Originally created 02/16/02

Easier ways to file your taxes

More than 40 million taxpayers filed electronically last year. This tax season 45 million of the 132 million individual tax returns are expected to be filed by computer or touch-tone telephone.

Taxpayers can now find and file virtually every federal tax form electronically. A cybersignature also is legally binding so you no longer have to physically sign and mail a piece of paper. More states also welcome electronic filing.

- Taxpayers in 37 states and the District of Columbia let taxpayers file federal and state taxes by computer: Alabama, Arizona, Arkansas, Colorado, Connecticut, Delaware, Georgia, Hawaii, Idaho, Illinois, Indiana, Iowa, Kansas, Kentucky, Louisiana, Maryland, Michigan, Mississippi, Missouri, Montana, Nebraska, New Jersey, New Mexico, New York, North Carolina, North Dakota, Ohio, Oklahoma, Oregon, Pennsylvania, Rhode Island, South Carolina, Utah, Vermont, Virginia, West Virginia and Wisconsin.

The IRS Website www.irs.gov has lists of companies that provide online filing options along with direct links to tax preparation firms that offer no- or low-cost filing.

- Taxpayers in six states can e-file both their federal and state returns with a single phone call to the IRS TeleFile number. West Virginia and Maryland are new this year, joining Georgia, Indiana, Kentucky and Oklahoma. Only taxpayers who receive both federal and state TeleFile packages can use the combined TeleFile system, however.

Internal Revenue Commissioner Charles Rossotti says that it's cheaper and faster to file electronically and that there's fresh reason to do so this year, given the slowdown in traditional mail that has accompanied new security precautions since the anthrax scare.

Taxpayers who file by computer or touch tone phone can ask for direct deposit of any refund, which should arrive in 14 days or less.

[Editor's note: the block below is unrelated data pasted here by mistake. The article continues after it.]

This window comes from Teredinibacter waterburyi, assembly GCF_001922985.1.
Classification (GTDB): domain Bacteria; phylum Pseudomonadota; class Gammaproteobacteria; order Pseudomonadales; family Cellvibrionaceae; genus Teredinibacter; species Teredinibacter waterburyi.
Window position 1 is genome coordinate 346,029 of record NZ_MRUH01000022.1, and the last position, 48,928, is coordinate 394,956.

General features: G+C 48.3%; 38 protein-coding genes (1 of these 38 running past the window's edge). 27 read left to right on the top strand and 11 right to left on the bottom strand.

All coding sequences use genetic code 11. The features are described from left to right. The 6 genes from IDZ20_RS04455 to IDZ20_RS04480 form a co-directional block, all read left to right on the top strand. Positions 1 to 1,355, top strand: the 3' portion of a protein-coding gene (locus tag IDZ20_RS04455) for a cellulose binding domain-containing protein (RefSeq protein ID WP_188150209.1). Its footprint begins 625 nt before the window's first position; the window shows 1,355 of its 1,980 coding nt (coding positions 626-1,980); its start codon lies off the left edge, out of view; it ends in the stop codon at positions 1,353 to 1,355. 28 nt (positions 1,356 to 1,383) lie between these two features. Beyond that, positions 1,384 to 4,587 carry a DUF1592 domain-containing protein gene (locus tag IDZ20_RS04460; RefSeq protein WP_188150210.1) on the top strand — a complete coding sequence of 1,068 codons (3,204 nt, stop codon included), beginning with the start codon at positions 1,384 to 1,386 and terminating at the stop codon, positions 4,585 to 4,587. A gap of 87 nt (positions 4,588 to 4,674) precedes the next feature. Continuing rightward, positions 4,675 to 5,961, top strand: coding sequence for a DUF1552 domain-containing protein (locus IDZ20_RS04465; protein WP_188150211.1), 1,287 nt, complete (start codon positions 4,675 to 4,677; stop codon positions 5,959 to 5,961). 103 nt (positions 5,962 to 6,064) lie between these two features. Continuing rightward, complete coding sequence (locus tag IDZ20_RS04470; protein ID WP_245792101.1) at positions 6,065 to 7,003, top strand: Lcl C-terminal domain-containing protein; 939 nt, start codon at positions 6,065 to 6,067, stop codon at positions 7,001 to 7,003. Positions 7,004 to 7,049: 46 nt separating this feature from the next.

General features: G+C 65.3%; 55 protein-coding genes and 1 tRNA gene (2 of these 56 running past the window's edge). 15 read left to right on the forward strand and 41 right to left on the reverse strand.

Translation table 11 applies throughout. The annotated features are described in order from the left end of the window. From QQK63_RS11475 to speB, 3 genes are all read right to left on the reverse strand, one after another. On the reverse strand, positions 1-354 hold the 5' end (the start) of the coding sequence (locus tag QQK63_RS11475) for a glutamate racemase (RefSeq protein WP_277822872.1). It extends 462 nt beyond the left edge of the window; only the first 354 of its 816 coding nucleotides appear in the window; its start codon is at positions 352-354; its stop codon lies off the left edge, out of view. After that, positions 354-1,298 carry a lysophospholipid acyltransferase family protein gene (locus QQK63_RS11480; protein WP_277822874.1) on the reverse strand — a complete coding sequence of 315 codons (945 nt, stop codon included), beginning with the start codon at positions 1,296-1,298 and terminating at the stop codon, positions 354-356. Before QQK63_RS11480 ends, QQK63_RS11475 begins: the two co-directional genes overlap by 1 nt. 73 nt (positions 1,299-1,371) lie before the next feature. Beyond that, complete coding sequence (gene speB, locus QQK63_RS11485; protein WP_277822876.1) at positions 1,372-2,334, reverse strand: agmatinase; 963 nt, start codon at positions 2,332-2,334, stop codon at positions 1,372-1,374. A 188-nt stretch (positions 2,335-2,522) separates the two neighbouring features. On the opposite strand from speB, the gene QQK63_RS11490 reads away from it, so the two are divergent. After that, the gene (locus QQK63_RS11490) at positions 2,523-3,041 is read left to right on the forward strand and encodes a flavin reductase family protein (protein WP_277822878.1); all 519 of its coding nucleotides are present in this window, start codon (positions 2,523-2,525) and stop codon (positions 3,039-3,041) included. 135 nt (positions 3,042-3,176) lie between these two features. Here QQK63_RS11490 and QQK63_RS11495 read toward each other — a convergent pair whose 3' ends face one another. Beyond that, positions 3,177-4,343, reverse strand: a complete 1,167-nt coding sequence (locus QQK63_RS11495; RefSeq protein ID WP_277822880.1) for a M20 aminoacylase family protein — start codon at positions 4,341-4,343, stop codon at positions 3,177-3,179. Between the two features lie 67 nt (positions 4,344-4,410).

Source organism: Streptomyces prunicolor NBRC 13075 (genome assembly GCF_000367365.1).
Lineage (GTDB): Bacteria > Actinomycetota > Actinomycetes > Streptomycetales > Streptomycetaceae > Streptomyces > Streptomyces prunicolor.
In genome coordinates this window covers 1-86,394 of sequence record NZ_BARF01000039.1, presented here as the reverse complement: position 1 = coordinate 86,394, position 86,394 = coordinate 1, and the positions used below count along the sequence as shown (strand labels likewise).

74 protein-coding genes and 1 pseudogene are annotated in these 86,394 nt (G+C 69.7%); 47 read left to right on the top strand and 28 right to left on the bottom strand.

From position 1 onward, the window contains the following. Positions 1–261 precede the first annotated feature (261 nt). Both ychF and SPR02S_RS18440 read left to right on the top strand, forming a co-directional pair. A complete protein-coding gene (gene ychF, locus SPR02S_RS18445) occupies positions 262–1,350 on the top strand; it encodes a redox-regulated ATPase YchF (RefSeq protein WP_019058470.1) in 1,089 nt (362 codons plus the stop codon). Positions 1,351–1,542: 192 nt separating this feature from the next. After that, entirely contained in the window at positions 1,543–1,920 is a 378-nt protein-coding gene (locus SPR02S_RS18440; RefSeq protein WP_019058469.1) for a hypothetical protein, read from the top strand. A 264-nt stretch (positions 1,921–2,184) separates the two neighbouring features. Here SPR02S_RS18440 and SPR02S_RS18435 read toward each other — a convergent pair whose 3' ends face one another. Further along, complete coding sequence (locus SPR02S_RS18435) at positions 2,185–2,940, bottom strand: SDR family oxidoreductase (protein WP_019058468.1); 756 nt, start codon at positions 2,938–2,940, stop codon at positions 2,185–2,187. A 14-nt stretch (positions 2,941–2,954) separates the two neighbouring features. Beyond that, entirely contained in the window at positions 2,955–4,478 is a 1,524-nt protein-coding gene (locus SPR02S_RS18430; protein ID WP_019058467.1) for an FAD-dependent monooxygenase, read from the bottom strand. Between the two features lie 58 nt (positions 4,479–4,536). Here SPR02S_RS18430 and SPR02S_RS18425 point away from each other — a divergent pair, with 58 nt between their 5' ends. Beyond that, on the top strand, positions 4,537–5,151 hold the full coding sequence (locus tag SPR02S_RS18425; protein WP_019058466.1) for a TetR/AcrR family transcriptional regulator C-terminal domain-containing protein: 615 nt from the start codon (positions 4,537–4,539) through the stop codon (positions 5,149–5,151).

Electronic filers who owe 2001 taxes can arrange for an electronic funds transfer from their bank account, to be debited up through April 15, 2002, or pay projected taxes due if they need an automatic six-month extension until Aug. 15.

Electronic filers also can make estimated quarterly payments by electronic funds transfers for their 2002 tax bill.

Finally, taxpayers can charge the balance to their American Express, MasterCard or Discover credit cards through two companies - Official Payments Corp. (www.officialpayments.com, or 1-888-2PAY-TAX toll-free phone number) and PhoneCard Inc. (www.About1888ALLTAXX.com, or 1-888-ALL-TAXX toll-free phone number) - authorized to accept IRS payment charges.

Each company has its own fee schedule for telephone or Internet payments. You'll also owe interest to your credit card company for any balance you carry.

Installment payments also can be made directly to the IRS at a 6 percent quarterly interest rate plus a one-time $43 fee. Such an arrangement is 20 times cheaper than the penalty for filing late and probably is cheaper than putting your taxes on plastic.

"Be careful about paying taxes with credit cards," because of processing fees and high interest rates, says Jim Southward, head of the California Society of Enrolled Agents in Sacramento.


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